From the Social Science Research Network:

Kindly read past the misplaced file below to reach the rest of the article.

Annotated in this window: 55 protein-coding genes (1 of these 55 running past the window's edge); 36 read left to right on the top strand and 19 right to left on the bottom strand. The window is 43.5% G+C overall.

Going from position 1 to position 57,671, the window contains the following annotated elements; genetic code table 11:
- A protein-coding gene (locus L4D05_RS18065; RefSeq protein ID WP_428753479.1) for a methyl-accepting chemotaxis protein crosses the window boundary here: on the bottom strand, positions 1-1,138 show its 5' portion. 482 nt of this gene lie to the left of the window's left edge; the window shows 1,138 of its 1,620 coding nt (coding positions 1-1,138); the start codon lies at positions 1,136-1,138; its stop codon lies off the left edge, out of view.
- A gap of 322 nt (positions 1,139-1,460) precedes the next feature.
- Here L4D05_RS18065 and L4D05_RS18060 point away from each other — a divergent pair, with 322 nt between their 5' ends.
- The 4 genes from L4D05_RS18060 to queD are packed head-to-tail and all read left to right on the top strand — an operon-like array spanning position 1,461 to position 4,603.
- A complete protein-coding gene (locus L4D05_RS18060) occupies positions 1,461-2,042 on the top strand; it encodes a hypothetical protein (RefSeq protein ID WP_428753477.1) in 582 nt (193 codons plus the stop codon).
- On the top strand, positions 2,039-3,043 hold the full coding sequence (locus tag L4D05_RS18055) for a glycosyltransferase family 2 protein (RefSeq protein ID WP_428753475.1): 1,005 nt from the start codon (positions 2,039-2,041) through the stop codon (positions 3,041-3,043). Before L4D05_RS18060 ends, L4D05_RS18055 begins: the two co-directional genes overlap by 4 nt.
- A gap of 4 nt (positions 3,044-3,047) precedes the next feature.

American Exceptionalism in a New Light: A Comparison of Intergenerational Earnings Mobility in the Nordic Countries, the United Kingdom and the United States, IZA Discussion Paper No. 1938, January 2006: Abstract We ... analyse differences in intergenerational earnings mobility across the United States, the United Kingdom, Denmark, Finland, Norway and Sweden. We examine earnings mobility among pairs of fathers and sons as well as fathers and daughters... Our results suggest that all countries exhibit substantial earnings persistence across generations, but with statistically significant differences across countries. Mobility is lower in the U.S. than in the U.K., where it is lower again compared to the Nordic countries. Persistence is greatest in the tails of the distributions and tends to be particularly high in the upper tails: though in the U.S. this is reversed with a particularly high likelihood that sons of the poorest fathers will remain in the lowest earnings quintile. This is a challenge to the popular notion of 'American exceptionalism'. The U.S. also differs from the Nordic countries in its very low likelihood that sons of the highest earners will show downward 'longdistance;' mobility into the lowest earnings quintile. In this, the U.K. is more similar to the U.S.